There are some ETFs that, by design, do not strictly track an index. Instead, they are actively managed with the goal being to outperform a benchmark like the S&P 500. The fund manager for an actively managed ETF may choose to hold different securities, and/or in different weights versus those of the index that the ETF seeks to outperform.
4. Are all ETFs tax-efficient?
Taxes are an important consideration for any investment held in a taxable account. In general, passive ETFs are considered tax-efficient on an absolute basis due to their unique structure, generally lower portfolio turnover, and how they are managed. One of the primary advantages of the ETF structure is that when an investor buys or sells shares of the ETF, the ETF administrator can match purchases and sales with other investors so that no actual security purchases inside the fund need to be made. As a result, this creation/redemption structure avoids triggering a taxable event.
With that said, not all ETFs are equally tax-efficient.
For example, ETF dividends are subject to taxes, and ETFs that pay nonqualified dividends may be less tax-efficient than those that pay qualified dividends. Annual distributions from an ETF to investors may be treated as qualified or nonqualified dividends. Qualified dividends are taxed at no more than 15%. However, just because the ETF reports that its distribution was a qualified dividend, that does not automatically make it qualified for the investor. The investor must have held the ETF for at least 61 days during the 121-day period beginning 60 days before the ex-dividend date. ETF investors, like mutual fund investors, are subject to the relevant tax rates on distributions that flow through to end investors, whether they take the form of dividends on stocks or coupon payments on bonds.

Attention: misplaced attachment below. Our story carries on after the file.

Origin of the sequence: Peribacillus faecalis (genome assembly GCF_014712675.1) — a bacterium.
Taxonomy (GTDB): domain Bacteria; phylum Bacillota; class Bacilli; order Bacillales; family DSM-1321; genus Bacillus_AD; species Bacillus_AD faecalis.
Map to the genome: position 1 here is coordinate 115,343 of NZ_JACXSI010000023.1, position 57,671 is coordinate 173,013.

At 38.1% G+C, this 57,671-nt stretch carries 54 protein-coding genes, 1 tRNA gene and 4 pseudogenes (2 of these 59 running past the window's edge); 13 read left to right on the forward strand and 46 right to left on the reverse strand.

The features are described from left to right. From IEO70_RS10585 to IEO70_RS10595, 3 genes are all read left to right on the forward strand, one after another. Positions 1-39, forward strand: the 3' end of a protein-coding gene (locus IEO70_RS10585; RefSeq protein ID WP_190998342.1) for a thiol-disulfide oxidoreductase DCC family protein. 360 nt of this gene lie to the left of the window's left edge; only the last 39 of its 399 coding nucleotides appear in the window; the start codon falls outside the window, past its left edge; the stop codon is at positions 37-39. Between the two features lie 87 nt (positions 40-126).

It's also possible to invest tax-efficiently with ETFs by selecting those that minimize capital gains distributions and maximize exposure to qualified dividends, as well as holding tax-inefficient ETFs in tax-deferred or tax-exempt accounts. If minimizing taxes is a concern, consider consulting a qualified tax advisor.
5. Are all ETFs relatively liquid?
A primary advantage of ETFs, compared with other similar mutual funds, is their trading flexibility—continuous pricing and the ability to place limit orders. However, these characteristics do not ensure that all ETFs are highly liquid (with highly liquid meaning you may be able to buy or sell your desired quantity at or near the prevailing market price).
There are several ways you can find highly liquid assets—including ETFs. As previously mentioned, a low bid-ask spread may indicate a robust market of buyers and sellers. Of course, it may not be indicative of the prevailing spread for trades of significantly different size. Average daily volume is another indicator of liquidity. Volume is the number of shares traded: Investments with high volume and, consequently, greater liquidity, tend to be more efficient.
For example, iShares Core S&P 500 ETF (
A few last tips
Once you have identified an ETF in the asset class, sector, or region of the market that you want to invest in, you can use a tool like an ETF screener, for example, to find ETFs in this space with your desired attributes, such as a low average daily bid-ask spread and high average daily trading volume.
Other tools, like Fidelity’s ETF research page, can help you investigate additional characteristics of an ETF you are analyzing, including the underlying fundamentals of the stocks within the fund. Once you home in on an ETF that looks attractive to you, it may also be beneficial to utilize limit orders when placing a trade to ensure that you are executing at a price you are comfortable with. And make sure to evaluate any investment option with your time horizon, financial circumstances, and tolerance for risk in mind.